Radiology accounts for the 2nd most IDR payment determinations under the No Surprises Act

Radiology accounted for the second highest number of payment determinations under the No Surprises Act in the back half of 2023, according to new data from the federal government released Thursday.

Between July 1 and the end of last year, parties initiated more than 390,000 disputes through the federal independent-dispute resolution portal. That represents a 35% uptick compared to the front half of 2023 and is “particularly notable” given that the feds halted the process for nine weeks after several court orders.

Arbitrators in these disputes between health insurers and providers rendered payment determinations across over 125,000 disputes in the second half of 2023. Emergency medicine services accounted for the majority at 59%, followed by radiology at 14%, figures similar to those recorded in early 2023. The number of determinations represents a 50% uptick when compared to the nearly 84,000 decisions made in the first half of last year.

“Despite the increase in the number of payment determinations, due to the high volume of disputes initiated, there are disputing parties who are still awaiting payment determinations,” the report noted. “The departments’ objective is to help certified IDR entities and disputing parties obtain resolution on disputes as expeditiously as possible.”

The top 10 initiating parties accounted for 76% of all disputes. These included large practice management companies, medical groups or revenue cycle management firms representing “hundreds” of providers, practices or facilities. Team Health, SCP Health and Radiology Partners were the top three initiating parties representing “thousands” of providers in multiple states and about 58% of all disputes. Rad Partners initiated 22,669 (or 7% of all) disputes, just ahead of multispecialty radiology provider Envision Healthcare with 19,225 (6%).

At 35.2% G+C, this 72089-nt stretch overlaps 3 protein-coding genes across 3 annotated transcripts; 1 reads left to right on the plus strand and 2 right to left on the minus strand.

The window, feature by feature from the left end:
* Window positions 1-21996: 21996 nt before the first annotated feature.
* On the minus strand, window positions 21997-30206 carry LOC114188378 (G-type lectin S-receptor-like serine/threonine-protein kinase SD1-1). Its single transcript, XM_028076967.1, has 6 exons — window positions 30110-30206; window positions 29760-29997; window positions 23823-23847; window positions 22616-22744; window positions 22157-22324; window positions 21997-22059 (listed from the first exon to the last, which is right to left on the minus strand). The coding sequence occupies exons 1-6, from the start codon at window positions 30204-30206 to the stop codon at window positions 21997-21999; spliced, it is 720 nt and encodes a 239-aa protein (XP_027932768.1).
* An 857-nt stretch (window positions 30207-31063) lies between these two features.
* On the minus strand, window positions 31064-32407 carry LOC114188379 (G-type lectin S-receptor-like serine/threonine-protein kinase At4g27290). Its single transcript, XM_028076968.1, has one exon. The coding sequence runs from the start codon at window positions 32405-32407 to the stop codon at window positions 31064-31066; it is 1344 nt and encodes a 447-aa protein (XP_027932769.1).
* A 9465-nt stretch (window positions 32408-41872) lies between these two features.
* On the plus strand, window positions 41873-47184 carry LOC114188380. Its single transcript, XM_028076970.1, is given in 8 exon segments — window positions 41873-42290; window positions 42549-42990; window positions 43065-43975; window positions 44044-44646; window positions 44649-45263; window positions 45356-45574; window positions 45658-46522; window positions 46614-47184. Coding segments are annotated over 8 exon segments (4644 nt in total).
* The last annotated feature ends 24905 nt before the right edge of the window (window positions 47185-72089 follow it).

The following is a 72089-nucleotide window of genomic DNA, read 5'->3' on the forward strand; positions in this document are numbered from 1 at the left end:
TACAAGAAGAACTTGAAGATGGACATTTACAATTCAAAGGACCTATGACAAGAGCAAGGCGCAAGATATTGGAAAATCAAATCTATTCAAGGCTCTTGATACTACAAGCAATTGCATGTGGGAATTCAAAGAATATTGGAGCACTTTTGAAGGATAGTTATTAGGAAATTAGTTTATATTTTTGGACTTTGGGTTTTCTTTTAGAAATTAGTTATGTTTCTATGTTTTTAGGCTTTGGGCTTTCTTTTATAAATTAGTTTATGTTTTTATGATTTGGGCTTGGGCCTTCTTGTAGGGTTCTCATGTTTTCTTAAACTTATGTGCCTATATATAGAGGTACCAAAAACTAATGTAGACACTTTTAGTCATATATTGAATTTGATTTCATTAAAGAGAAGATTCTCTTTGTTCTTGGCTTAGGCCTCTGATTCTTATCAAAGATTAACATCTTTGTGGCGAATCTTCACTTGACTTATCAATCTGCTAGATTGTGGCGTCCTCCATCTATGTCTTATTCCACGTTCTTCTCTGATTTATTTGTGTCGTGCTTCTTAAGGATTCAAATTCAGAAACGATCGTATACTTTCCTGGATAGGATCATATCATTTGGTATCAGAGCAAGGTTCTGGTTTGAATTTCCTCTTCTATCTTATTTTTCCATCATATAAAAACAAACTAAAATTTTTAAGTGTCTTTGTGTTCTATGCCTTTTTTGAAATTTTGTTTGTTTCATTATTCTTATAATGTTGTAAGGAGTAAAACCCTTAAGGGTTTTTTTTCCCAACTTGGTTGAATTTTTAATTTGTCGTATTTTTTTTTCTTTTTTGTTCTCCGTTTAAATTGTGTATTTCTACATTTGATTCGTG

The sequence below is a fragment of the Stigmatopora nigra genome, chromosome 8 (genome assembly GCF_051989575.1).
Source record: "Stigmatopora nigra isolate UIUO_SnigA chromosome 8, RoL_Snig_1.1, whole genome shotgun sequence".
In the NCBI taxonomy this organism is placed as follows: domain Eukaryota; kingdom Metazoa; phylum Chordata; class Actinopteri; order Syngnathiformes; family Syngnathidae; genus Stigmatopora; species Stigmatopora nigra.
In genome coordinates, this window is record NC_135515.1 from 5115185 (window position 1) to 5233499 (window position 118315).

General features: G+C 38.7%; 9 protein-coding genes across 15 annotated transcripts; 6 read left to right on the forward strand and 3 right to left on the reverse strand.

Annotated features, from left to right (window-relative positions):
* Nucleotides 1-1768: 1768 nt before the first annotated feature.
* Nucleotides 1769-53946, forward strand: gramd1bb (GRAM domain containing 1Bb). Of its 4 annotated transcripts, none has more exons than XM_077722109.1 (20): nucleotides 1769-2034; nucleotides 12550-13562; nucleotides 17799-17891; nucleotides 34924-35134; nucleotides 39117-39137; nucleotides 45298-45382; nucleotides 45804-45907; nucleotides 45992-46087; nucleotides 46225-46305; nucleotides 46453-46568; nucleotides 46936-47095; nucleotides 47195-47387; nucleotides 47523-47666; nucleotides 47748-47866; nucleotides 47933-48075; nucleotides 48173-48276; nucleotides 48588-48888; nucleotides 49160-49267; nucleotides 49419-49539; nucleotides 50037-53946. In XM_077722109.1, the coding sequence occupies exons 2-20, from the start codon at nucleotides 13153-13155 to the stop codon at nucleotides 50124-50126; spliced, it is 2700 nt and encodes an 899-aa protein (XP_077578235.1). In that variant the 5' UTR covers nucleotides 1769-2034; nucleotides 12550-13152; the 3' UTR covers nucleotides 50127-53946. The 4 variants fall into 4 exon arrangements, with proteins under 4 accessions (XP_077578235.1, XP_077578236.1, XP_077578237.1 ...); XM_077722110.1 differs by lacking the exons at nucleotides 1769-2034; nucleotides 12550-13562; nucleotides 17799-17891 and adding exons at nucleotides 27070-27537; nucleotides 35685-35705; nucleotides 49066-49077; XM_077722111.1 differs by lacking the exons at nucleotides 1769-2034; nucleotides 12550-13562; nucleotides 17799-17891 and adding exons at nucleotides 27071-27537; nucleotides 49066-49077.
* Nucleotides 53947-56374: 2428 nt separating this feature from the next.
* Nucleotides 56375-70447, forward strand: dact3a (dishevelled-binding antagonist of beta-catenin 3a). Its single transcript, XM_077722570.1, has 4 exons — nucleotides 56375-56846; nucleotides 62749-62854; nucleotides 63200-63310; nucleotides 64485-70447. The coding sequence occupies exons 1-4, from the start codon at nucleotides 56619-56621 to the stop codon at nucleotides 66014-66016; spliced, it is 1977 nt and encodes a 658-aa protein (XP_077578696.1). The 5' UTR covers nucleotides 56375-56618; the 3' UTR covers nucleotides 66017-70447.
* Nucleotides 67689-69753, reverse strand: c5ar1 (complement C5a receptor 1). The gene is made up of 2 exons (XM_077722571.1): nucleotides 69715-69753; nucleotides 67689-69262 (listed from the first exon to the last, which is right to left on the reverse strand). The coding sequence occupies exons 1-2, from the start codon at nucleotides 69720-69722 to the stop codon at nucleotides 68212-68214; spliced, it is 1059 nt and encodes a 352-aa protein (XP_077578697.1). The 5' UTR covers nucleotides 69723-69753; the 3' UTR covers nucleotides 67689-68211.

The prevailing offer was higher than the qualifying payment amount in about 88% of payment determinations, CMS reported. Prevailing offer amounts relative to the QPA varied by specialty and cost of the service. In radiology, the median prevailing offer was about 559% of the QPA. Other specialties such as surgery (967%) and neurology (1,262%) saw even higher differences.

“The departments [of HHS, Labor and Treasury] note that smaller-dollar items and services had higher prevailing offers expressed as a percent of the QPA, partly because a small dollar difference translates into a large percentage difference,” the report noted. “Given that providers, facilities, or provider of air ambulance service providers prevailed in the majority (82%) [up from 71% in H1 2023] of payment determinations during this period, the median prevailing offer is often the offer from the provider, facility or provider of air ambulance services.”

Healthcare consultant Jeffrey Davis commented on the report Thursday, contending that the wide gaps may signal “the QPA itself may be artificially low, as most independent arbiters are siding with providers.”

“It makes sense that providers are pursuing the IDR process if the QPAs are unreasonably low and do not reflect market rates,” Davis, who is health policy director at McDermott+Consulting, wrote on social media June 13. “The fact that the median prevailing offers as a percentage of the QPA are all over the map also demonstrates that the QPA is an unreliable number that is not a meaningful representation of an appropriate payment rate.”

You can find the full report from CMS here.  

Marty Stempniak

Marty Stempniak has covered healthcare since 2012, with his byline appearing in the American Hospital Association's member magazine, Modern Healthcare and McKnight's. Prior to that, he wrote about village government and local business for his hometown newspaper in Oak Park, Illinois. He won a Peter Lisagor and Gold EXCEL awards in 2017 for his coverage of the opioid epidemic. 

Trimed Popup
Trimed Popup